I have transcribed the following for you from “A Miscellany by Cariadoc & Elizabeth” (a privately published volume about the middle ages for ‘living history’ afficionados). I have also seen (not yet tried) an equivalent recipe
for a raspberry-vinegar drink.
Dissolve 4 cups sugar in 2-1/2 cups of water. When it comes to a boil, add 1 cup wine vinegar. Simmer 1/2 hour. Add a handful of mint, remove from fire, let cool. Dilute the rsulting syrup to taste with ice water (5 to 10 parts water to 1 part syrup.) The syrup stores without refrigeration.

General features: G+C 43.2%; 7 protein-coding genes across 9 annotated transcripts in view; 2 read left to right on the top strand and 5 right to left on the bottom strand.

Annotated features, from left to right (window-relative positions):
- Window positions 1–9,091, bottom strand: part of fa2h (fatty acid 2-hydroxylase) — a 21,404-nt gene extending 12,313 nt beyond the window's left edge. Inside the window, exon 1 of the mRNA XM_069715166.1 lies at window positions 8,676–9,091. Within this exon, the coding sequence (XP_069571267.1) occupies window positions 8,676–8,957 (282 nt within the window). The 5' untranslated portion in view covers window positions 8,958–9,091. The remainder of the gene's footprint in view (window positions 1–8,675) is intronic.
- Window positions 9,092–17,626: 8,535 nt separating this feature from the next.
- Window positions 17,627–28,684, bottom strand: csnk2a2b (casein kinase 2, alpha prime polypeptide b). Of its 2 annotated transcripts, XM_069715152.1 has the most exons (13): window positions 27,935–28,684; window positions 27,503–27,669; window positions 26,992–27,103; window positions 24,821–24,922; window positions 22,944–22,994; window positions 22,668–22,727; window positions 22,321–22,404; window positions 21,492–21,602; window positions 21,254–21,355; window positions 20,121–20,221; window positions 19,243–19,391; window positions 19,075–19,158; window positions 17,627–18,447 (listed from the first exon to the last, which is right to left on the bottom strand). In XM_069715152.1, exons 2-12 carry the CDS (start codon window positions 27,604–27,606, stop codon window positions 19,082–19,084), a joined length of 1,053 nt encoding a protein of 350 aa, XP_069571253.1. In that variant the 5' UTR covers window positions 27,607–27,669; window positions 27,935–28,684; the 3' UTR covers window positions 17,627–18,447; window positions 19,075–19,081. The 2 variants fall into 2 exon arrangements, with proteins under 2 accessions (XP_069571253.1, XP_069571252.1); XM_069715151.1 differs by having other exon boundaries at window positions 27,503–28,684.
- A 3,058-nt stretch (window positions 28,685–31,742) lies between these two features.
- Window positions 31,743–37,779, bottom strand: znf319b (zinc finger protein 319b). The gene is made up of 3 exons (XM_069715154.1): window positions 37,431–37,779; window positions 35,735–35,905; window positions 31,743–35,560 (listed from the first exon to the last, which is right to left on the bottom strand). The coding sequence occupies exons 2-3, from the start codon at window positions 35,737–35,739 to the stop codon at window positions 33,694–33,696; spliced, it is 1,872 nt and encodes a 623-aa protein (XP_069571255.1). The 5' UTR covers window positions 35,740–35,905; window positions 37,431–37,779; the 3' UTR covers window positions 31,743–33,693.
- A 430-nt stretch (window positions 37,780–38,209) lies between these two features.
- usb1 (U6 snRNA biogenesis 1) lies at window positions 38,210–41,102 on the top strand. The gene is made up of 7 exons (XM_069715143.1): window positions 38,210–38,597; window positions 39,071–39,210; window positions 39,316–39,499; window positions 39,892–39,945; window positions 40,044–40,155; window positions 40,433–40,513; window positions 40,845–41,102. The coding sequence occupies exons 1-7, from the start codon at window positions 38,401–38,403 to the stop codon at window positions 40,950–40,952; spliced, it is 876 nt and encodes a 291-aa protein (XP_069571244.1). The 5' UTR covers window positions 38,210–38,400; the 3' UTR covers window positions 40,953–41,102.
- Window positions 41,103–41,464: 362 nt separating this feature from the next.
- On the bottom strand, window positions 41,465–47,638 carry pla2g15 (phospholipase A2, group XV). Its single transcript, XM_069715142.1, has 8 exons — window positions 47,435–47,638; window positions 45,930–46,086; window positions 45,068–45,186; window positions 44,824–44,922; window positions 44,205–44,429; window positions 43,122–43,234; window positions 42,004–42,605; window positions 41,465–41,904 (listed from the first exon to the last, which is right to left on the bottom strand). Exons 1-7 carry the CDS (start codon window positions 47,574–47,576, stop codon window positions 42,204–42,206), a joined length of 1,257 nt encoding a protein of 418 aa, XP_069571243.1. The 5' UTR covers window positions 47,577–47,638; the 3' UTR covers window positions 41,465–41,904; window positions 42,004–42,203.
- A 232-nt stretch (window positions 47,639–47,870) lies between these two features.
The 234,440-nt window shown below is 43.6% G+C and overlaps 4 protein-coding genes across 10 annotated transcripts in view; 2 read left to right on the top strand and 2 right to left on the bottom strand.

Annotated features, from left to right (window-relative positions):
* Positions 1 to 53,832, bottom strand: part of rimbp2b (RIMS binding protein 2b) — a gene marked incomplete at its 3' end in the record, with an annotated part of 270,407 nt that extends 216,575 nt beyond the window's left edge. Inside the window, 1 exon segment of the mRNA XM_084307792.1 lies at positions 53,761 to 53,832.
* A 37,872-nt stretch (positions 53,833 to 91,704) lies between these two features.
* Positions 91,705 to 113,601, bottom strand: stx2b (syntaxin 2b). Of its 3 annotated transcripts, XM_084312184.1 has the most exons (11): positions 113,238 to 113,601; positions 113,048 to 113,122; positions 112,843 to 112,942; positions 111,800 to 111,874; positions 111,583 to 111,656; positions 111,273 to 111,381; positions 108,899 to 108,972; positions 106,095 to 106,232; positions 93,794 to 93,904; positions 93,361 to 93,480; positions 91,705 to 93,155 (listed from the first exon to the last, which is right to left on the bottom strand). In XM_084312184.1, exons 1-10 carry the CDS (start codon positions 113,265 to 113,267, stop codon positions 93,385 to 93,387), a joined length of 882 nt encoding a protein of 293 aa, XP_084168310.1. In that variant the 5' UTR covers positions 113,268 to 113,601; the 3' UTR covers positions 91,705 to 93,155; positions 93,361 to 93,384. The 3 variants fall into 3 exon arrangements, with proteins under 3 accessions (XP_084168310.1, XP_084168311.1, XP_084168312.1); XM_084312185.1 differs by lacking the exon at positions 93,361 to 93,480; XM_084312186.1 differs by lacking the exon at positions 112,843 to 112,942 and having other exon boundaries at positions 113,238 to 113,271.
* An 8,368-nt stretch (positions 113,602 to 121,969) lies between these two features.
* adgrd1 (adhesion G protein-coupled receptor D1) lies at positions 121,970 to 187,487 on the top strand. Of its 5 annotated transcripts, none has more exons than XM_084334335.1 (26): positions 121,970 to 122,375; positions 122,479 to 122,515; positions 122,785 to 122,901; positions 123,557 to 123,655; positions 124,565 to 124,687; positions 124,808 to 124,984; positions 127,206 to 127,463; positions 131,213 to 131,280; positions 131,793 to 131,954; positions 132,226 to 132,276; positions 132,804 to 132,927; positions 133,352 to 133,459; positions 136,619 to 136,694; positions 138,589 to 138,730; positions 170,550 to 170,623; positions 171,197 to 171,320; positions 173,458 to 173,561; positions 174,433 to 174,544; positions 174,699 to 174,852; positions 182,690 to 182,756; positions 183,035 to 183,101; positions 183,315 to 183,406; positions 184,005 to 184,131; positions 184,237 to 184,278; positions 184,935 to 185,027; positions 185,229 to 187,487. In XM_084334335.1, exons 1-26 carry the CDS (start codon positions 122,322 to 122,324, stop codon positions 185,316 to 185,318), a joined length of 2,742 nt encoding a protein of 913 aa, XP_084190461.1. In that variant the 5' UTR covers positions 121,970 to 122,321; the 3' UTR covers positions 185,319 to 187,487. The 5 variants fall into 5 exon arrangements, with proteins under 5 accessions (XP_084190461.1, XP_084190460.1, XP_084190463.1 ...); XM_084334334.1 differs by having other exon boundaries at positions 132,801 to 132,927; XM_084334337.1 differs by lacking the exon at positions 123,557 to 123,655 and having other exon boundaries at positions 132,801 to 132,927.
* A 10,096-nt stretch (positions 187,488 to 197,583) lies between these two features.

Note: This is the only recipe in the Miscellany based on a modern source: _A Book of Middle Eastern Food_, by Claudia Roden. Sekanjabin is a [pre-1600] drink; it is mentioned in the _Fihrist_ of al-Nadim, which was written in the tenth century. The only [pre-1600] recipe I have found for it (in the Andalusian cookbook) is called “Sekanjabin Simple” and omits the mint. It is one of a large variety of similar drinks described in that cookbook–flavored syrups intended to be diluted in either hot or cold water before drinking.